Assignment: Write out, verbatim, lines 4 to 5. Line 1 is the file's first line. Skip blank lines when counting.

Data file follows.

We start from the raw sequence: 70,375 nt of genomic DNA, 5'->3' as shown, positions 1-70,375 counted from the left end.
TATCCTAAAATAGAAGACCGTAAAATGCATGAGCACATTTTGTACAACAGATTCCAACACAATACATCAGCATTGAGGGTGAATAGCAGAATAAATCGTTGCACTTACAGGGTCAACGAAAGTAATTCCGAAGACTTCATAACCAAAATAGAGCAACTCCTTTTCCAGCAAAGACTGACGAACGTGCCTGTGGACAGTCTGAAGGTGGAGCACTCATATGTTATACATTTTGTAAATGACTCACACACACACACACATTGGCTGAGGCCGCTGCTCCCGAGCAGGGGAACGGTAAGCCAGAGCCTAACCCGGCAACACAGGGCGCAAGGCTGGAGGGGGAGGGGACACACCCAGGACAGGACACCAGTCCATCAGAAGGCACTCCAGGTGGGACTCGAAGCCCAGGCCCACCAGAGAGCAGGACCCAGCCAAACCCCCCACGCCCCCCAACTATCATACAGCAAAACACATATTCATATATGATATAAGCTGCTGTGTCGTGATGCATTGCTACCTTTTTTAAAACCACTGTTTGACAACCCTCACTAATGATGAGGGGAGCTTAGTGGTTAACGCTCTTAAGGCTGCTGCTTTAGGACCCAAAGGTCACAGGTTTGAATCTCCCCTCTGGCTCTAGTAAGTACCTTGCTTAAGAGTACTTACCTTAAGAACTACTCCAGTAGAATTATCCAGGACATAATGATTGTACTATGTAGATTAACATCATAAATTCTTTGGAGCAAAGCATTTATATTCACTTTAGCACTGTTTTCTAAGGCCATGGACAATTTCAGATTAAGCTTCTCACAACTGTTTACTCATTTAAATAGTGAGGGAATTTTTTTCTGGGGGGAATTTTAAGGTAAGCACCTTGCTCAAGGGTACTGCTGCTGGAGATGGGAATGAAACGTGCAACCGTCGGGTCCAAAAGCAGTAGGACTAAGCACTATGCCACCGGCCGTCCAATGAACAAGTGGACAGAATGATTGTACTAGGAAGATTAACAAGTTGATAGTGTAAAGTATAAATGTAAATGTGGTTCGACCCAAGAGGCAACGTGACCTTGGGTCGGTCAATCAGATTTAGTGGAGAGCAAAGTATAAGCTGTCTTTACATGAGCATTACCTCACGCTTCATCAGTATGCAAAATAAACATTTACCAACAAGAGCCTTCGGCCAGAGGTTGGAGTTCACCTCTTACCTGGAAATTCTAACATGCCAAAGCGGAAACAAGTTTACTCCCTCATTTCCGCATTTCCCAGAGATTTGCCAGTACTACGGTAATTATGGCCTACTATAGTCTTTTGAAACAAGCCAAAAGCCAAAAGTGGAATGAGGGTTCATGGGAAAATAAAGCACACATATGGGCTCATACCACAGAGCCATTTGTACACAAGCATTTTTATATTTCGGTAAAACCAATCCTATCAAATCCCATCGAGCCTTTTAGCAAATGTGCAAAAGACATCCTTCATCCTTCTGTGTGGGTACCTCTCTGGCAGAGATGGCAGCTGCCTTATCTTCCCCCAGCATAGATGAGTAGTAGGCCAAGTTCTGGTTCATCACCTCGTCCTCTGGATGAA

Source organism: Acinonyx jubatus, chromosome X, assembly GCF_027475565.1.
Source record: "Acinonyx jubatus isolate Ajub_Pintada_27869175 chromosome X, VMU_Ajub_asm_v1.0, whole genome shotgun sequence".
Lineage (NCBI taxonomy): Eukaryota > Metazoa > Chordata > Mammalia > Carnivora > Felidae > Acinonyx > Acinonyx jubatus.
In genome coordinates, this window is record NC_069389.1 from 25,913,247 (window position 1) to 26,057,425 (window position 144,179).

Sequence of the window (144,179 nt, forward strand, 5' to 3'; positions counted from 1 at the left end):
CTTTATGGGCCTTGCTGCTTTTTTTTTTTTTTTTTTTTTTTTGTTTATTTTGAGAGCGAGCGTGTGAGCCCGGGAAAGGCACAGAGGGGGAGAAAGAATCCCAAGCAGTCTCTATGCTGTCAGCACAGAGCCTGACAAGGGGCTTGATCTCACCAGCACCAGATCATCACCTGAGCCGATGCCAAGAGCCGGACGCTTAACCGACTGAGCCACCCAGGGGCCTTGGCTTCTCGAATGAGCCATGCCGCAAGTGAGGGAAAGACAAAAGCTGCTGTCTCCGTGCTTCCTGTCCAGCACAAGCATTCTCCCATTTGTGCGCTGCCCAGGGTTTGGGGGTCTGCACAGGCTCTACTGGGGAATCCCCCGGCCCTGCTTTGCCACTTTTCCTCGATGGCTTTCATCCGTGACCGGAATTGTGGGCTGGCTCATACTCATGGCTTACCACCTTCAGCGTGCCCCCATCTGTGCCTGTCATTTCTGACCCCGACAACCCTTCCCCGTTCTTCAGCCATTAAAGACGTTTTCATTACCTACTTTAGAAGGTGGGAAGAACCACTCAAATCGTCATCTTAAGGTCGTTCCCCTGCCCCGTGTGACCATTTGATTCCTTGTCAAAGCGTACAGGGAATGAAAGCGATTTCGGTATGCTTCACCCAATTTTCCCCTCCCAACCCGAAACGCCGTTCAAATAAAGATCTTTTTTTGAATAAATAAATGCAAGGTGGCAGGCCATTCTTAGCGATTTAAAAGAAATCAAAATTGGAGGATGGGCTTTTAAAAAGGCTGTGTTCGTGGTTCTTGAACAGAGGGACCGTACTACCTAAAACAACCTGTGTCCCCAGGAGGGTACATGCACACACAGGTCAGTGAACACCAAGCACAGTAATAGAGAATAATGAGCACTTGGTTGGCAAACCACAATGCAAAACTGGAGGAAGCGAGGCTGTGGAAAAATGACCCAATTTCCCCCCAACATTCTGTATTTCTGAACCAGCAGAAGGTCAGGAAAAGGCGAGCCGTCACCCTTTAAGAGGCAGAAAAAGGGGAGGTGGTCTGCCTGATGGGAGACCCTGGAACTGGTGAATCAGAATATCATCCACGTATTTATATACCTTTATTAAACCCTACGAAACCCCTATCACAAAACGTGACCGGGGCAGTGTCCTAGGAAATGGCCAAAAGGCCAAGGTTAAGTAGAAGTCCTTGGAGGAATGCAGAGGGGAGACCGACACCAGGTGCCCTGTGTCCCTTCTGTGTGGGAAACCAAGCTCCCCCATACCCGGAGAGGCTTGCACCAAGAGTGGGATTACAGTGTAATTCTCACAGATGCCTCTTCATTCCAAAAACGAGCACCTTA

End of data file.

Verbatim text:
Source record: "Acinonyx jubatus isolate Ajub_Pintada_27869175 chromosome X, VMU_Ajub_asm_v1.0, whole genome shotgun sequence".
Lineage (NCBI taxonomy): Eukaryota > Metazoa > Chordata > Mammalia > Carnivora > Felidae > Acinonyx > Acinonyx jubatus.